Top Gear just keeps motoring along
A s Stormont teeters, Peter Robinson pulls faces and Northern Irish society is on the brink, most of us it seems are watching Top Gear (BBC2). As far removed from ugly reality as pornography is from marriage guidance counselling, Clarkson and Co keep pootling along in their ludicrously souped-up vehicle impervious to whim, fashion or regime change.
How do I know this? Well, 21 series in it's still more popular than either cars or Jeremy Clarkson are separately, it's a consistent ratings winner, and I still occasionally have people who don't know me very well inviting me over to watch the bloody thing after the pub, as they "managed to record it" that evening.
To which I politely decline, mumble something about remembering my father has passed away and hurriedly exit left.
Why am I mentioning Top Gear at all? Especially having thought even less about it over the years than I do, for example, the Biafran War?
Well, it's the TV elephant in the room. Only it's not just in the room, it's jet-roller-blading on the ceiling, exclaiming "bosh!" every so often. Everything about it shouldn't work. Smug, privileged, middle-aged white men doing the equivalent of flicking their towels at each other.
The kind of chaps who'd bet their bottom gold sovereign that an OTR is that thrilling little minx of a two-seater that Hammie put through its paces way back in series 15. But my God, come the nuclear holocaust, you can be sure there'd still be a camera rolling in Top Gear studios as they presented "star in a reasonably priced genetically mutated cockroach".
So, this week, even though I've always been dimly and uncomfortably aware that it existed, I happened to actually have it on the screen for the first time since my 20s. Purely by accident, you understand.
And I realised with a combination of admiration and horror that it's exactly the same programme that I'd last sneered at all those years ago. And that's because Top Gear – and presumably people who love Top Gear – are afraid of change.
They're placated instead by three posh English blokes hurling insults, and having Jack Whitehall gigglingly admit that he can't drive (fancy that!), and describing cars as being "like a teenager left alone with the internet". And who can blame them?
In planet TG, Americans are fat, health and safety is for girls, rules of the road are made to be broken and doing so can earn the miscreant a nice frothing pint of Clarkson old peculiar. Oh yes, and a car with a nice sounding exhaust is made entirely out of Otis Redding. On paper it's daft, reactionary nonsense, like Boris Johnson editing Autotrader might be like.
And yet it's watched by millions who are neither daft nor reactionary, rather they want reassuring consistency in a world of fearful uncertainty.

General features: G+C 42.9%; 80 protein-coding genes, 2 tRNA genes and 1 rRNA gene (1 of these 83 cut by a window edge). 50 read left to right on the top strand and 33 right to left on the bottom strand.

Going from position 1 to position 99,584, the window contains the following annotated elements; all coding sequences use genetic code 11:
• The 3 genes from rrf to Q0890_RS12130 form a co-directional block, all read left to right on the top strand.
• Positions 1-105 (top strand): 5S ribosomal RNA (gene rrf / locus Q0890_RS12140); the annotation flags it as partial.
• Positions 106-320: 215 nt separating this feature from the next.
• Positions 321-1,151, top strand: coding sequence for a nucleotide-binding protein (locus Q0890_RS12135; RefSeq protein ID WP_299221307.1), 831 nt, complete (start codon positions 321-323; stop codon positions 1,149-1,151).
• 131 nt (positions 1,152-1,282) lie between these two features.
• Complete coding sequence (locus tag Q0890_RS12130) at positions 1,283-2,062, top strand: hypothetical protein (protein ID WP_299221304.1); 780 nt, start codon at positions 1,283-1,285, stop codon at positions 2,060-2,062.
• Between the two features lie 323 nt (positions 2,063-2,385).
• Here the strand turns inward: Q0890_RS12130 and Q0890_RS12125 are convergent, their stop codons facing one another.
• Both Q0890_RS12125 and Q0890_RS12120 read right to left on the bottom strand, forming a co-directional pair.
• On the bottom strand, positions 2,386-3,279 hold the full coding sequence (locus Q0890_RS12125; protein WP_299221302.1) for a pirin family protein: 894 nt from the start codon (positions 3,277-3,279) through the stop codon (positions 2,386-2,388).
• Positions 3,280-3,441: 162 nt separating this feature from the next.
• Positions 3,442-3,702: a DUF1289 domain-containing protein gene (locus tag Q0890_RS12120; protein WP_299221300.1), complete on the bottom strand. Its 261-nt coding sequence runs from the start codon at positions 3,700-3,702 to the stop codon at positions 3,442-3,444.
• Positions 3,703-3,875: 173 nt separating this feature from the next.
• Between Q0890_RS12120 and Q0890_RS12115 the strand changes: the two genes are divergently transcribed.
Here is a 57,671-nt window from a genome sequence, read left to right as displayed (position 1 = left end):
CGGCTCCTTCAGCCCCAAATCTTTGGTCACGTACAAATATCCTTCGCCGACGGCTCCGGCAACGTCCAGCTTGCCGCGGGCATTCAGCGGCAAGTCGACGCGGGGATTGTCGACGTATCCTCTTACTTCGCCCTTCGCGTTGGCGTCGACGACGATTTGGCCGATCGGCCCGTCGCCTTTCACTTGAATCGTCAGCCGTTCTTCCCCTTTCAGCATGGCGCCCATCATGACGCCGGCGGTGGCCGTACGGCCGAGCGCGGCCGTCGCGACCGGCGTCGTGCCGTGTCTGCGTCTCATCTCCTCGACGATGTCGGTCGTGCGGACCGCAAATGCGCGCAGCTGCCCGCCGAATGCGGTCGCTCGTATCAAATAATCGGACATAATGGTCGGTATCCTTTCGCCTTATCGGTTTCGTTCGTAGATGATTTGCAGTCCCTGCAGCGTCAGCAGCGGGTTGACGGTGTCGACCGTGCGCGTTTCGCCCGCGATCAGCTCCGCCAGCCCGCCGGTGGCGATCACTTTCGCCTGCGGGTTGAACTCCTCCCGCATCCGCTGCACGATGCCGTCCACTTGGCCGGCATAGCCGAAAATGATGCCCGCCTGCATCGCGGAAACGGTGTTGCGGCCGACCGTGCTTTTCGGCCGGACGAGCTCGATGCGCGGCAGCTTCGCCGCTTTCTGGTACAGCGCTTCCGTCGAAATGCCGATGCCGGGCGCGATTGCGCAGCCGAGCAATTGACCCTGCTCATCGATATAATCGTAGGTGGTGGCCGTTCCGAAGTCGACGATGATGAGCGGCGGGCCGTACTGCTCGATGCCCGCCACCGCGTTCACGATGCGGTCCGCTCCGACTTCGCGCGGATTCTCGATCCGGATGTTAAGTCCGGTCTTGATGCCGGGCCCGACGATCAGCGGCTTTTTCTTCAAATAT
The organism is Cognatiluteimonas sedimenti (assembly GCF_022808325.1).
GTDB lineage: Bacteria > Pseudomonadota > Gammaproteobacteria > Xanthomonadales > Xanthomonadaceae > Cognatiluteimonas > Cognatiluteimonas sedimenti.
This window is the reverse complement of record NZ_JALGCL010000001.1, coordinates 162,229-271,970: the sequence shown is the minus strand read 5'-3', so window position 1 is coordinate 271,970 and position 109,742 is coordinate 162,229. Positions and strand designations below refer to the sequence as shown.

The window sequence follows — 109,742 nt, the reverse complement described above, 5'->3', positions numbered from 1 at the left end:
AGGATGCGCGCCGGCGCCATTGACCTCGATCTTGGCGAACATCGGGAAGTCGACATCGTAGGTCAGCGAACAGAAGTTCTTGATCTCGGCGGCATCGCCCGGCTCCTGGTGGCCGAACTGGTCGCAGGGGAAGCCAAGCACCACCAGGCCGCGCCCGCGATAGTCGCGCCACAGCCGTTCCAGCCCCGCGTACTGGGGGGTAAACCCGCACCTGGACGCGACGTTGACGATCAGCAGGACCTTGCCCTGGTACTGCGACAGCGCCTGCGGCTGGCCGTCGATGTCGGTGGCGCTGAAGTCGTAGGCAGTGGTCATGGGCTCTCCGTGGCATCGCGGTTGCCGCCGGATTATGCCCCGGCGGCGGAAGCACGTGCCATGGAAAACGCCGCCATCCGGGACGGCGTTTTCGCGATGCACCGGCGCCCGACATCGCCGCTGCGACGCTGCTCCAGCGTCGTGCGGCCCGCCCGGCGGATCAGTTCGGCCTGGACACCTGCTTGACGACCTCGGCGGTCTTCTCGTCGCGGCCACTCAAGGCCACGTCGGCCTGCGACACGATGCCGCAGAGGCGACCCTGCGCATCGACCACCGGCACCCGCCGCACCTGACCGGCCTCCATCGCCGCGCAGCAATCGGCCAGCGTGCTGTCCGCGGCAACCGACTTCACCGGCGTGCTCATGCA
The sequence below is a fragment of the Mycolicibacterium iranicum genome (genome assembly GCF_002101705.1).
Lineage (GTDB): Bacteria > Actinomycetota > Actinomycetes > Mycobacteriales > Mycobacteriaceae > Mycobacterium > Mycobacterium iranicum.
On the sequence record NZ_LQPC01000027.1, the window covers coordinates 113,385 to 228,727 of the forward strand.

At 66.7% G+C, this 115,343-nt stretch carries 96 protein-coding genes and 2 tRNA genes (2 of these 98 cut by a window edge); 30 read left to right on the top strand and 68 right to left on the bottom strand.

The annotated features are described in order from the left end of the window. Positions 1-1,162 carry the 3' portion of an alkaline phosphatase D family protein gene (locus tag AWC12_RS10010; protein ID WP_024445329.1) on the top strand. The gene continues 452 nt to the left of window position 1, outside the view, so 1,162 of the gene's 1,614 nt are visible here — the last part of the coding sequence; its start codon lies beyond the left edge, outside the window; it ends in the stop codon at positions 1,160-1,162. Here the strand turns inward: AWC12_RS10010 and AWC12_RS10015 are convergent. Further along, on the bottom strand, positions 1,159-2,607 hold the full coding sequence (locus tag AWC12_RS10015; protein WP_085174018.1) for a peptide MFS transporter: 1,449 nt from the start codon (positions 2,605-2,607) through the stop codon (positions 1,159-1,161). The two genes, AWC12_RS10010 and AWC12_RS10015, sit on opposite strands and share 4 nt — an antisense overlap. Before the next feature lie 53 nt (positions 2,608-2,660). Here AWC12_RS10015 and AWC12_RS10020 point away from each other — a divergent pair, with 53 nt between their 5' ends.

It's remarkable in its own right though, that Top Gear motors on, unstoppable, fuelled on a hi-octane combo of fear and rancid testosterone.
As if to prove my point, after last Sunday night's show the continuity announcer began "watching events unfold in Thailand ... ", and before the real world threatened to kick through into the living room, she added reassuringly: "it's Sun, Sex And Suspicious parents now on BBC Three."
Bad grub least of our worries in struggling hospitals, James
What do you do when thick-tongued mockney kitchen crawler Jamie Oliver has bagged the sexiest culinary campaign with school dinners?
Well, you go for hospital food, don't you? And that's exactly what TV chef James Martin (right) has done in the unsurprisingly named Operation Hospital Food With James Martin (BBC1). His week's serving had him fretting over, well, tepid and unsurprisingly turgid-looking hospital dinners – and lack of beds, staff and depleted resources be damned.
"Over The Last Decade £50 million has been spent trying to improve the quality of our hospital food," he intoned in ominous voiceover, adding: "I've been working with NHS kitchens to prove patients can have tasty, nutritious food without it costing any more money." Which must have been music to trust managers' ears, if not actual medical staff. The most contractually obligatory/moving moment of all was the "I'm massively passionate about food in hospitals" line. But it wasn't all doom and gloom, as JM confessed: "One of the most exciting things for me is going to a cook-chill unit." Next week James finds out whether cooking chilled food is as reprehensible as the slow carving up of the health service.
Meanwhile, somewhere in the bowels of development hell, Ainsley Harriot is mulling over his idea for cooking in prison.